When spectrum is sold, he said, “we should do it to pay down the deficit — we shouldn’t do it to expand government further.”

Paul is not the only Kentuckian who has a spotty record on disaster aid. Besides Paul, three GOP House members — Reps. Garland “Andy” Barr, Brett Guthrie and Thomas Massie — opposed a 2013 bill to address the East Coast megastorm Sandy. Barr and Massie, as well as Rep. James Comer (R-Ky.), opposed a 2019 bill providing $17 billion in disaster aid.

It appears unlikely — for now, anyway — that Paul and his fiscally conservative statesmen will be forced to take a vote on delivering federal dollars to their own devastated constituents.

Congressional aides said it was too early to tell definitively, but key federal emergency response accounts, including the Federal Emergency Management Agency’s Disaster Relief Fund, appeared to be well-positioned to meet the needs in Kentucky, Arkansas, Missouri, Illinois and Tennessee.

A FEMA report issued earlier this month found that the main fund had at least $10 billion available to respond to new disasters. And, historically, tornado outbreaks have required relatively small expenditures, especially compared with hurricanes, which tend to affect dense urban areas.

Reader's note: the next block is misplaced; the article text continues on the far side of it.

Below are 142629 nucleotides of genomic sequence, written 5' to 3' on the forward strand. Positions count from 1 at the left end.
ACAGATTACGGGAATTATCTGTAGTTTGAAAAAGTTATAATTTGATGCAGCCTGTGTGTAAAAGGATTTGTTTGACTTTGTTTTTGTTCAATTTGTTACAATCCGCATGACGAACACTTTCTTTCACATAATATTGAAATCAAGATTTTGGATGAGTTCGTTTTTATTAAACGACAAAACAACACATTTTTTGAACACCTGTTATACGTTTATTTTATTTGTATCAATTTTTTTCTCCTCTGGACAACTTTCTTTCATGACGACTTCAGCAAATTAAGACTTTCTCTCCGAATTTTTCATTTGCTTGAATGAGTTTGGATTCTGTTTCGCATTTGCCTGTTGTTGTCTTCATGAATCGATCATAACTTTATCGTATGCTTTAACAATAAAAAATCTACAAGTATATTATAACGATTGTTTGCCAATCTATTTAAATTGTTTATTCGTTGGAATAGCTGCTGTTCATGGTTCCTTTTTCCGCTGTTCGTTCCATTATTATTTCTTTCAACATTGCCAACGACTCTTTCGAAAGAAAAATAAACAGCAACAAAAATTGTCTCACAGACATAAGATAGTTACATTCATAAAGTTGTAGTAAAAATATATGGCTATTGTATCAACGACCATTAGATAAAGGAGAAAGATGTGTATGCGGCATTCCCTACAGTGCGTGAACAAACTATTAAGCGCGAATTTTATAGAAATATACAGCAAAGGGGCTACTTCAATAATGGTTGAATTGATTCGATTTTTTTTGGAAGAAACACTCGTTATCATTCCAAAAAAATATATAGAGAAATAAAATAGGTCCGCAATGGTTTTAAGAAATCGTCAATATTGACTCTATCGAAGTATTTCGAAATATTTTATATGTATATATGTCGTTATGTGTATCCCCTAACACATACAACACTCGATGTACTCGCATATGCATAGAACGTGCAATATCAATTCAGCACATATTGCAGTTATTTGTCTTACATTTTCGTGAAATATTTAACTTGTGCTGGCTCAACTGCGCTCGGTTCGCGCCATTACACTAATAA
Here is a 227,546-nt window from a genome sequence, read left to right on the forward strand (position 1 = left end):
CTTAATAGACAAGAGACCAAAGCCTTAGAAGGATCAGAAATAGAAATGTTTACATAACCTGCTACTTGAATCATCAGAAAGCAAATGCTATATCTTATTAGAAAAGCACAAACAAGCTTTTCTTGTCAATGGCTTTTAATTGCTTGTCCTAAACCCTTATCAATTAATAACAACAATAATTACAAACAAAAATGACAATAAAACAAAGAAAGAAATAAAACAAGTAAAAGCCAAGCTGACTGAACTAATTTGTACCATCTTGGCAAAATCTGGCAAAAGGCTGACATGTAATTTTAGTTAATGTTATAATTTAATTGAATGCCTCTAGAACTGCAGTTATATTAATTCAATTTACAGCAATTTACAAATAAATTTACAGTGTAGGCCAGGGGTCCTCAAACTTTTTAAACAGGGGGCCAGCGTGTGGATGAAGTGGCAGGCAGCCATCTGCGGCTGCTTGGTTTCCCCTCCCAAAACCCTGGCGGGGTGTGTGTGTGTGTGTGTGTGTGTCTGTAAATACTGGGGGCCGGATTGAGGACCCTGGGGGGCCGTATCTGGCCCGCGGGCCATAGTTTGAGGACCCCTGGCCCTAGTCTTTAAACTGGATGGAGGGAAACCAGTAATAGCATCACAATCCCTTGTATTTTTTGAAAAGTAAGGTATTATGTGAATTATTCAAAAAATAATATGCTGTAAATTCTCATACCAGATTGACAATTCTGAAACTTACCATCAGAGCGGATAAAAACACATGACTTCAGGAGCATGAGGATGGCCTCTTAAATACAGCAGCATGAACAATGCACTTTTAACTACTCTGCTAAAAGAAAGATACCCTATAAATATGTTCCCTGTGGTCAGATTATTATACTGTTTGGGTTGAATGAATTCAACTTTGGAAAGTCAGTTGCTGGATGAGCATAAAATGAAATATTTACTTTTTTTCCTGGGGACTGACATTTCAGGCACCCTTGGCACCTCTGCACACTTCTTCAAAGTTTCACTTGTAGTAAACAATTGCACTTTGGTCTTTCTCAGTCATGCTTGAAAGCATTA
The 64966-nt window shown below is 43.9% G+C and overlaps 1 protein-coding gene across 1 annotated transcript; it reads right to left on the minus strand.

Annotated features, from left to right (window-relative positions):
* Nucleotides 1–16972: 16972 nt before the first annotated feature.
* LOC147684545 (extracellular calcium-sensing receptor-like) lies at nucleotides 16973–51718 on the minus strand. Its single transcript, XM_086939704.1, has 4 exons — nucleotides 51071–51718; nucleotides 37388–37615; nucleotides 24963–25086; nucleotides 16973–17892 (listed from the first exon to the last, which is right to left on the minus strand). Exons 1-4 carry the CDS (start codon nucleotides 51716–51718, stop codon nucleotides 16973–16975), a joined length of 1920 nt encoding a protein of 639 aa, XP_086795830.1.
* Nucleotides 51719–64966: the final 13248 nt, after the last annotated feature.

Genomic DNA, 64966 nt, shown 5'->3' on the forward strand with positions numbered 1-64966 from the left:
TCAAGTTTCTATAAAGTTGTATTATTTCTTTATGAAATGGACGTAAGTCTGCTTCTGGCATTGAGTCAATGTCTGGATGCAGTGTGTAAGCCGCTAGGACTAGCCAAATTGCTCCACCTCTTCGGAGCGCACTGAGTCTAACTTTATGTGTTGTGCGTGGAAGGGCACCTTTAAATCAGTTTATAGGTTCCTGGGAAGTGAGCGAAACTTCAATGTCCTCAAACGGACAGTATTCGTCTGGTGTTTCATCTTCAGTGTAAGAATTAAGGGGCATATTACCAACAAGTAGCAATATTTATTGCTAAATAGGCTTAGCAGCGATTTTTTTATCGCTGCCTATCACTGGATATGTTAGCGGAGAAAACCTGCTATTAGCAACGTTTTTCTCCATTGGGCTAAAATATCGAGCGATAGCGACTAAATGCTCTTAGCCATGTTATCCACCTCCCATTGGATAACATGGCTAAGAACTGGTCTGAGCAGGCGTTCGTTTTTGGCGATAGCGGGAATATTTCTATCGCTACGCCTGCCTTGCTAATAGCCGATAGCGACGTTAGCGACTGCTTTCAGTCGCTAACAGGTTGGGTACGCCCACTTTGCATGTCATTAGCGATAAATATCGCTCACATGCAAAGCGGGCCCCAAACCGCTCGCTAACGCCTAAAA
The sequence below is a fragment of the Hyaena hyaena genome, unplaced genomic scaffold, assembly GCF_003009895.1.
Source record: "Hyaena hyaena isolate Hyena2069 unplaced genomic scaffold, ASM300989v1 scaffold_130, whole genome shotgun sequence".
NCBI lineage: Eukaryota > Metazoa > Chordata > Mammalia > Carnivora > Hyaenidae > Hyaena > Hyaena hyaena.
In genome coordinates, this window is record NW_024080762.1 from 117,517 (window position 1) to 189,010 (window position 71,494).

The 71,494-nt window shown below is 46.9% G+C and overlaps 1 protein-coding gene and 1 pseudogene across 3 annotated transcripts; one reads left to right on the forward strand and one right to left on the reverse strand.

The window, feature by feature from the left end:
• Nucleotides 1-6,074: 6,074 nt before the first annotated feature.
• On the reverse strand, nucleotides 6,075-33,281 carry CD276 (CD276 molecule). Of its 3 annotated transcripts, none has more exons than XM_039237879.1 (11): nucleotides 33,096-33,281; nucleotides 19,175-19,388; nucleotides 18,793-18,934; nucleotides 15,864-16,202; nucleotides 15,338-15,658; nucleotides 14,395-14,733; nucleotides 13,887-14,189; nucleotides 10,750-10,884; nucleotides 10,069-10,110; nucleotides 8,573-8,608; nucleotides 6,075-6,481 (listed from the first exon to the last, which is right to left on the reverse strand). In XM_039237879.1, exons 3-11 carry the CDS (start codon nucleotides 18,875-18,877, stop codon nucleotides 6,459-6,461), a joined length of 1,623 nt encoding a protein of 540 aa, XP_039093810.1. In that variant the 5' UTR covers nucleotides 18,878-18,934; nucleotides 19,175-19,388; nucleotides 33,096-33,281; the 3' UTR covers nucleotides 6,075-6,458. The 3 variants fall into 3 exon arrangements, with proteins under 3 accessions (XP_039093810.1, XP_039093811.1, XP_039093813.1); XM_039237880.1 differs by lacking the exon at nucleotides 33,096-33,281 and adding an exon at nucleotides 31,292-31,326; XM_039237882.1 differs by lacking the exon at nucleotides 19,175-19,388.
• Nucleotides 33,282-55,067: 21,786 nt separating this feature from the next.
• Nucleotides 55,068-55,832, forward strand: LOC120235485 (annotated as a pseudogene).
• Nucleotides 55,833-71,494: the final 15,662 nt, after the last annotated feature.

The last tornado outbreak of a similar scale, in the spring of 2011, cost taxpayers roughly $1.5 billion, according to FEMA reports. Sandy, by comparison, drained $22 billion from the Disaster Relief Fund, plus tens of billions of dollars more in flood insurance claims and other losses.

Eventually, however, the coffers will have to be replenished. And while online critics did not hold back in their fury toward Paul, his Senate colleagues were more measured, assuring tornado victims in Kentucky and elsewhere that Congress would act if needed.

“I have always voted for disaster aid, and we shouldn’t hold it against disaster victims when their politicians are not doing their job,” Sen. Richard J. Durbin (D-Ill.) said.